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date: 01 October 2022

Left Realism: “Taking Crime Seriously”free

Left Realism: “Taking Crime Seriously”free

  • Jayne MooneyJayne MooneyDepartment of Sociology, John Jay College of Criminal Justice

Summary

Left realism emerged in the mid-1980s as a criminological theory of the Left. In 1979 Margaret Thatcher’s Conservative government had been voted into power in the United Kingdom on a largely law-and-order ticket. Thatcher led an administration of the radical Right, close in politics to Ronald Reagan’s Republicanism in the United States, bound to laissez-faire economics, to incentives for work, cutting back on the welfare state, and a heavily punitive response to street crime. Yet, despite Thatcher’s law-and-order agenda, the crime rate continued to rise, and there was widespread public unease about crime and disorder, especially in inner-city areas. Riots, largely the result of political marginalization and aggressive policing, which had occurred against a background of high unemployment and deprivation, impacted several major British cities and, in particular, communities of color. Although central government was Conservative, many of the metropolitan councils (local government) were Labour Party controlled and were committed to addressing the high levels of unemployment, caused by Thatcher’s monetarist policies, together with the growing problem of crime, while, at the same time, curbing the excessive use of police powers. The latter was viewed as the major cause of the riots and as having resulted in a plethora of police malpractices. This provided the impetus and support for left realism: a perspective intent on identifying problems of crime and policing in urban areas, committed to keeping law-and-order issues high on the political agenda, and seeking to find crime-control policies that were progressive and non-authoritarian, with the understanding that ultimately change had to occur at the level of the social structure. The substantive inequalities that tarnish the social fabric had to be confronted. While left realism is concerned with state and corporate crime, it became particularly associated with tackling the problems of street crime—that is, crime which directly affected poor and working-class communities. The aim of left realism is to take the problem of crime seriously, to listen to the concerns of ordinary people, especially those living on inner-city housing estates [projects], and to reclaim the politics of crime and disorder from the Right. The founding text of left realism was John Lea and Jock Young’s What Is To Be Done About Law and Order? (a book greatly influenced by Ian Taylor’s Law and Order: Arguments for Socialism). Initially, conceived as a Left social democratic project that would work to intervene both theoretically in criminological debates and politically in the Party politics of the day, in recent years there has been a revival of interest in left realism and its development. Its aim being that of advancing what John Lea described as “a radical program for social justice” to confront the challenges of the contemporary period.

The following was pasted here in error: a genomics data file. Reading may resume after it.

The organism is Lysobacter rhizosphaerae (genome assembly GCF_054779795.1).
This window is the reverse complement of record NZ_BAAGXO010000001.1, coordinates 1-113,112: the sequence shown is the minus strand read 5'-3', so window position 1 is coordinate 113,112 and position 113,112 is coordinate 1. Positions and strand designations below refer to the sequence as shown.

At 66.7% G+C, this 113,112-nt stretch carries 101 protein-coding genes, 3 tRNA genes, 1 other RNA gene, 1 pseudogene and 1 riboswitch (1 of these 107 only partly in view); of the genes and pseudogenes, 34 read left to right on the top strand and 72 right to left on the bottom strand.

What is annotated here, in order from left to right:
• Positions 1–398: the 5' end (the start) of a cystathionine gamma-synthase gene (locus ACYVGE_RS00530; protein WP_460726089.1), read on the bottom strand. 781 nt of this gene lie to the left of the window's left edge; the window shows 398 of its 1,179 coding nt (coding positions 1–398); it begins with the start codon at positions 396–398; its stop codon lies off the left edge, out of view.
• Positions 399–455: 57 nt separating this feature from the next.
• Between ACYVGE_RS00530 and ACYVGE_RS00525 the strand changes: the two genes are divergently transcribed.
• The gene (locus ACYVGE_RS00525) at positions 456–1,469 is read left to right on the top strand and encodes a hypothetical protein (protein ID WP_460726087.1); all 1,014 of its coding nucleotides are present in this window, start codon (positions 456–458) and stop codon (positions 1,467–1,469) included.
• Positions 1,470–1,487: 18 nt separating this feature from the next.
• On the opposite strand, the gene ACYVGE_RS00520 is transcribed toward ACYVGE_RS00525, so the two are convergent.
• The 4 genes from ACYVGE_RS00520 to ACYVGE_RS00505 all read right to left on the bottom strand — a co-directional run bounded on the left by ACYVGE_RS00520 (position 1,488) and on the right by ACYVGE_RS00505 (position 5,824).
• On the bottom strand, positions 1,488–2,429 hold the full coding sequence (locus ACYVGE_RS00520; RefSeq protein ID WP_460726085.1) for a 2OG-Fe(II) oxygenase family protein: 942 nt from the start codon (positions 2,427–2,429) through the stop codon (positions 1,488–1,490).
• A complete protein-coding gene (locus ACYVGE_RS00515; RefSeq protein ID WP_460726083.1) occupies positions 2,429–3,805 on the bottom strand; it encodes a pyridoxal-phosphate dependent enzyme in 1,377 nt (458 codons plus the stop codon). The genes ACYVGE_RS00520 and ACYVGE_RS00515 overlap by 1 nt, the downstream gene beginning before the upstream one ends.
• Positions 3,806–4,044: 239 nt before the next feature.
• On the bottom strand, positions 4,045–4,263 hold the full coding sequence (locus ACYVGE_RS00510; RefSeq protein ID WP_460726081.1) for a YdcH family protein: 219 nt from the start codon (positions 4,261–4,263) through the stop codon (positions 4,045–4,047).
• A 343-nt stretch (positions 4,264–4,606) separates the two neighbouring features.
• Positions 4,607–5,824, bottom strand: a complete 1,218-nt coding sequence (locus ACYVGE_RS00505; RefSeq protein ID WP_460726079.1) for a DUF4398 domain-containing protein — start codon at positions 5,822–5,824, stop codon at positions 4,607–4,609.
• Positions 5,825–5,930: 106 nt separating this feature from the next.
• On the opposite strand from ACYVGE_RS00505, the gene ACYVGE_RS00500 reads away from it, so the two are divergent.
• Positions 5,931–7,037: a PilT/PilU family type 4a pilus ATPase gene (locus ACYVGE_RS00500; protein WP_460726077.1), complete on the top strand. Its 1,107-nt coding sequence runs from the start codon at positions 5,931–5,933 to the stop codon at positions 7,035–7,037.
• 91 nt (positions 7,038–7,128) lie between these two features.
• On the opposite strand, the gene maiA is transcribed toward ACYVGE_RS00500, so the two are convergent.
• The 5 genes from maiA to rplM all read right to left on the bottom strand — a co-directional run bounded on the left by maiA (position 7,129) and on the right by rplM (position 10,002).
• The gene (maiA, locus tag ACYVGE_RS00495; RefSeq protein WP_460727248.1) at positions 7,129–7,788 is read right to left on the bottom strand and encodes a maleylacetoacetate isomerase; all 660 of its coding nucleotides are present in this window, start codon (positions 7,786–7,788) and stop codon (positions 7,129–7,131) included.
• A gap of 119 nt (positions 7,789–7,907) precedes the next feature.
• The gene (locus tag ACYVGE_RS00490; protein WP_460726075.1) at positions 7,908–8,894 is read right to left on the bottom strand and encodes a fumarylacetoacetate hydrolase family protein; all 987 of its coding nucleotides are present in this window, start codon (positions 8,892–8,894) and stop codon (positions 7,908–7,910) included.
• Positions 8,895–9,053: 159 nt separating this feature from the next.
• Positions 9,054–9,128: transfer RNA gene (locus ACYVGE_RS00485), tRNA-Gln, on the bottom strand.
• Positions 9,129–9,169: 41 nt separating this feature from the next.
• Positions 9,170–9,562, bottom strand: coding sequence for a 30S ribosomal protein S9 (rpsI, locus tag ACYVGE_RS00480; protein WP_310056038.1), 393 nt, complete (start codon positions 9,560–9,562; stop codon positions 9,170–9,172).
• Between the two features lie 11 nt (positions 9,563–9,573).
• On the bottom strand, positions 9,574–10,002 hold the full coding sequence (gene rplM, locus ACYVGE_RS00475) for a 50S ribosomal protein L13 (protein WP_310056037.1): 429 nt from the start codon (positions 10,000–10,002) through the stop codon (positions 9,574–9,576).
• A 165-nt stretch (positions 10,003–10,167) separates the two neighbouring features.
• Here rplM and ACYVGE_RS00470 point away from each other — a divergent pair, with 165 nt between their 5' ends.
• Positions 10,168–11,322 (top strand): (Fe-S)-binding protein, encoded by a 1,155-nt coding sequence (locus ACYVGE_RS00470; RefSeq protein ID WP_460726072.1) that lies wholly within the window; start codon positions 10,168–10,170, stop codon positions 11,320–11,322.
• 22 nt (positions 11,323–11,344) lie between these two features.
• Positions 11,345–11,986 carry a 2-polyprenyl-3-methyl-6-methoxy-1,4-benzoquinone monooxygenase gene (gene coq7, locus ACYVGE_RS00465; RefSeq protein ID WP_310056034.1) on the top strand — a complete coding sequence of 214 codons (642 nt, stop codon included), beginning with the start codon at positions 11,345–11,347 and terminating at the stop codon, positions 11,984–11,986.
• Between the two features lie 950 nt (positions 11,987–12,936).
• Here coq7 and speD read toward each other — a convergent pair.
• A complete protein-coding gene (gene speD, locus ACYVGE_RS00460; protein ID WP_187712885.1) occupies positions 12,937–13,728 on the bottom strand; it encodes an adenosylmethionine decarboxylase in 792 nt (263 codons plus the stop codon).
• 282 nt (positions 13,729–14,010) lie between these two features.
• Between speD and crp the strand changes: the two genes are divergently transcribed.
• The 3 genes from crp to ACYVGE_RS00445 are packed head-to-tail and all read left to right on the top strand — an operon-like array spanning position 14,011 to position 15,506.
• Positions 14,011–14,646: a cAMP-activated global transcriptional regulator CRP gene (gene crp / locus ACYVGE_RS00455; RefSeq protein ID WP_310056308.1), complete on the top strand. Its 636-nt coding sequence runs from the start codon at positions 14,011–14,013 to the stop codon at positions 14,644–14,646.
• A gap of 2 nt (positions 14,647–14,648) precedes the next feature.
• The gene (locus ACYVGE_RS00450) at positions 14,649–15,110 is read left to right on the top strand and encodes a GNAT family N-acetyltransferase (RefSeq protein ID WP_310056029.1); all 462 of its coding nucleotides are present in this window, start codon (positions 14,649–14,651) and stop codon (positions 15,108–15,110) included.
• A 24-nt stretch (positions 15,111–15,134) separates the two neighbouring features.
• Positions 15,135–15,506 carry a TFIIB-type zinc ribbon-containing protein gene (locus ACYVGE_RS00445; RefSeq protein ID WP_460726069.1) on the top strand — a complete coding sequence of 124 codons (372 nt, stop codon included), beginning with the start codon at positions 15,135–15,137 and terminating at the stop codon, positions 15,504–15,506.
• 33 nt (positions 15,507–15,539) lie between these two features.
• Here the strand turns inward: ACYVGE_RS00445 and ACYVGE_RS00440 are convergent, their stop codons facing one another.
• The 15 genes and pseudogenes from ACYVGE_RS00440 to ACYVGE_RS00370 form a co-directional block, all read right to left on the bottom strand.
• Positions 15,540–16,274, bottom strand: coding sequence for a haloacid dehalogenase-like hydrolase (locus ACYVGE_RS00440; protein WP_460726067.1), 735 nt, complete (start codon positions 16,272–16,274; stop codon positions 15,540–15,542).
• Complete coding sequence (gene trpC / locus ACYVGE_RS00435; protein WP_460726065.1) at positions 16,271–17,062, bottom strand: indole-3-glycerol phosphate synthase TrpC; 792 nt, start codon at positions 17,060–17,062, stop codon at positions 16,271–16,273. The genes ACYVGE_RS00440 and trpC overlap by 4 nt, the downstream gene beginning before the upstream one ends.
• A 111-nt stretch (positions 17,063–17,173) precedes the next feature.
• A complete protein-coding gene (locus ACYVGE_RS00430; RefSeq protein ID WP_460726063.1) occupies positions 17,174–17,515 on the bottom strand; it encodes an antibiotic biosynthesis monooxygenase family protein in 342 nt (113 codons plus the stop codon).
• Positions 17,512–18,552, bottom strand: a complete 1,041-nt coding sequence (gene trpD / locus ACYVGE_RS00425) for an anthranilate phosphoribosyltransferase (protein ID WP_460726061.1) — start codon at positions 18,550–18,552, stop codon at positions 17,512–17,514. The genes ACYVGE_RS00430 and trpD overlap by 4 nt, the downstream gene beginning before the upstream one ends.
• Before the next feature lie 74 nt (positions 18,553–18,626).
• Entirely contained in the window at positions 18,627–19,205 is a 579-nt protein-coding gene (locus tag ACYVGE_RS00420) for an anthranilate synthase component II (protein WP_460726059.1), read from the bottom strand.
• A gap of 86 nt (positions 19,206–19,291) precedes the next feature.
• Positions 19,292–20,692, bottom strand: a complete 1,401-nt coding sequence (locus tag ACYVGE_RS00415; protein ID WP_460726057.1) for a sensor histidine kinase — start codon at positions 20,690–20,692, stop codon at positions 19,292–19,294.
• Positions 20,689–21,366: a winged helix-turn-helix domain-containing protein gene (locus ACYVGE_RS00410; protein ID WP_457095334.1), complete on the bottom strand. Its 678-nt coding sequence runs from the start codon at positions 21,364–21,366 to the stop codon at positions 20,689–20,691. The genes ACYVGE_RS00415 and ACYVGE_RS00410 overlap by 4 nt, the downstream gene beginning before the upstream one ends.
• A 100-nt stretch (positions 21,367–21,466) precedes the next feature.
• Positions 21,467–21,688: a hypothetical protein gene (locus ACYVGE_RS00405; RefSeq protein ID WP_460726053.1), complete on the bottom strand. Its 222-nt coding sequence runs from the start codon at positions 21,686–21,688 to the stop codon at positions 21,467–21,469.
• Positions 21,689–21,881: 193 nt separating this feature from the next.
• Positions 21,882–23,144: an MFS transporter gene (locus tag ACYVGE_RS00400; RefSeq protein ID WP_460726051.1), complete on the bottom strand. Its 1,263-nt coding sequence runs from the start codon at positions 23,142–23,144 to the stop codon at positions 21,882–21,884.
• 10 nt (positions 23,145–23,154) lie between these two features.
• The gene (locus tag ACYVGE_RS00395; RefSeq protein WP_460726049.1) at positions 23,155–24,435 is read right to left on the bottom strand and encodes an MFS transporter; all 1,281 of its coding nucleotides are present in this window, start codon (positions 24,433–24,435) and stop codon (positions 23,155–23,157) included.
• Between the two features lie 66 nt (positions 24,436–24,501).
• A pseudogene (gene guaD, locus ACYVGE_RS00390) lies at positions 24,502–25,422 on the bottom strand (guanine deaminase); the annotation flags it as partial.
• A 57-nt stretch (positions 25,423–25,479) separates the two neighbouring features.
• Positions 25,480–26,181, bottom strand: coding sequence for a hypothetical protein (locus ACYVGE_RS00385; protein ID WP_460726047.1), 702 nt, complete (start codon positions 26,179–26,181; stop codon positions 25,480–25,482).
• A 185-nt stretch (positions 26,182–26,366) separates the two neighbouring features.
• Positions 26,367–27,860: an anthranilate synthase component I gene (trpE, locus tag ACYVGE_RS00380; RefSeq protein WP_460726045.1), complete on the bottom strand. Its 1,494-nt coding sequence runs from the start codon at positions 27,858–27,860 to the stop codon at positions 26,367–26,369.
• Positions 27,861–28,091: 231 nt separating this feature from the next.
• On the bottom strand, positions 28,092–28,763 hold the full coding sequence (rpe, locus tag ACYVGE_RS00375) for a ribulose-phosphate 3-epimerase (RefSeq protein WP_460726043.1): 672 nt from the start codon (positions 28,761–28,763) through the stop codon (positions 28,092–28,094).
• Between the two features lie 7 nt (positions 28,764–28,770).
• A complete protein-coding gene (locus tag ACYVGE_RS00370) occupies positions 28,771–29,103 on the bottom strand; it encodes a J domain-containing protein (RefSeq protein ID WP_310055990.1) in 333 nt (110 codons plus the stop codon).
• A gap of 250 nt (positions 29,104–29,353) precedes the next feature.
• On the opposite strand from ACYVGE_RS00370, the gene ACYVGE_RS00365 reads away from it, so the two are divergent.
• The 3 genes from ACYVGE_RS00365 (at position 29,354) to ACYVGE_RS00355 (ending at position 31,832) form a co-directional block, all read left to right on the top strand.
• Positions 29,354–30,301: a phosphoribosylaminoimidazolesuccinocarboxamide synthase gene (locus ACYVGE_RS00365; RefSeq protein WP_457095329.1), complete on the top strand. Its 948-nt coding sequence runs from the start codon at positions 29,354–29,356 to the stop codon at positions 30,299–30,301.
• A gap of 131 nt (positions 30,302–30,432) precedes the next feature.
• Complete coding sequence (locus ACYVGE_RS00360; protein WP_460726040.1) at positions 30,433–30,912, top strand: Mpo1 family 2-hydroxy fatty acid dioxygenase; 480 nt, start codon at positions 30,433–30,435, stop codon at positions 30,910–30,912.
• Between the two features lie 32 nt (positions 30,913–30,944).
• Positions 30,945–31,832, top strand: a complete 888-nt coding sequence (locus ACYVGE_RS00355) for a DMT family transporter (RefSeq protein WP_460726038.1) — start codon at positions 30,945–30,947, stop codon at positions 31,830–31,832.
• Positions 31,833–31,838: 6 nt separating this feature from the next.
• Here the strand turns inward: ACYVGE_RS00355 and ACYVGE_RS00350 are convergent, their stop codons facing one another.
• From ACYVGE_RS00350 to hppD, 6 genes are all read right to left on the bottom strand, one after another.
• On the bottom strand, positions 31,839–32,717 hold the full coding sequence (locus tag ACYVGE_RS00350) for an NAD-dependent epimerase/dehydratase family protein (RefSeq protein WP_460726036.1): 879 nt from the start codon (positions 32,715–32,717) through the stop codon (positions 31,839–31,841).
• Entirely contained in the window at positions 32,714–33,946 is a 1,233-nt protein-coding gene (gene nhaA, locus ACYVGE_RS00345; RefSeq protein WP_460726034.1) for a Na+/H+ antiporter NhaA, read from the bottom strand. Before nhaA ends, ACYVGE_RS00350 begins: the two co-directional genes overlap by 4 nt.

Subjects

  • Critical Criminology

Background

Left realism falls under what Marty Schwartz and Suzanne Hatty describe as the “umbrella” of critical criminology: “an intellectual space in which a broad variety of people could come together to think through issues related to power, crime and punishment” (Schwartz & Hatty, 2003/2014, p. x) and which is particularly characterized by the “argument that it is impossible to separate values from the research agenda and by a need to advance a progressive agenda favoring disprivileged peoples” (Schwartz & Friedrichs, 1994, p. 222). Critical criminology arose as a distinct field of criminology in the late 1960s and early 1970s. Its origins are varied but largely originate from Marxist or neo-Marxist theories, presenting crime as having a materialist basis, “occurring within a specific set of social and economic conditions” (Matthews, 2003, p. 3). Key influences on critical criminology included the new deviancy theory of that immensely creative time in American sociology from 1955 to 1965. This had two strands: subcultural theory, notably the writings of Albert Cohen and Richard Cloward and the early work of Robert Merton, and the labeling theorists, for example, Howard S. Becker, John Kitsuse, Edwin Lemert, and Frank Tannenbaum (Mooney, 2019). The former focused on the deviant act, the latter on reactions to the act. Critical criminology put both strands together in a Marxist-inspired context that examined the dynamics of society as a whole. Widely regarded as the first publication to set the parameters of critical criminology is Ian Taylor, Paul Walton, and Jock Young’s The New Criminology, published in 1973. For the critical or new criminologists, the causes of crime were to be found outside the individual in the macro structure of society, that is, in the “inequalities of wealth and power, and in particular of inequalities in property and life-chances” (Taylor et al., 1973, p. 281) created by contemporary capitalist society, and therefore the solution had to involve the restructuring of the social order. This was to provide the foundation for left realism.

Much of the early work on left realism came out of the Centre for Criminology at Middlesex Polytechnic in London and the criminologists who worked there, including Jock Young, John Lea, Roger Matthews, and Kate Painter, together with Brian MacLean, a visiting Canadian Professor, and Richard Kinsey from the University of Edinburgh. Parallel work was evident in North America, such as that of Elliott Currie, Walter DeKeseredy, Marty Schwartz, and Shahid Alvi, and in Australia in the research and writings of Kerry Carrington, Dave Brown, and Russell Hogg.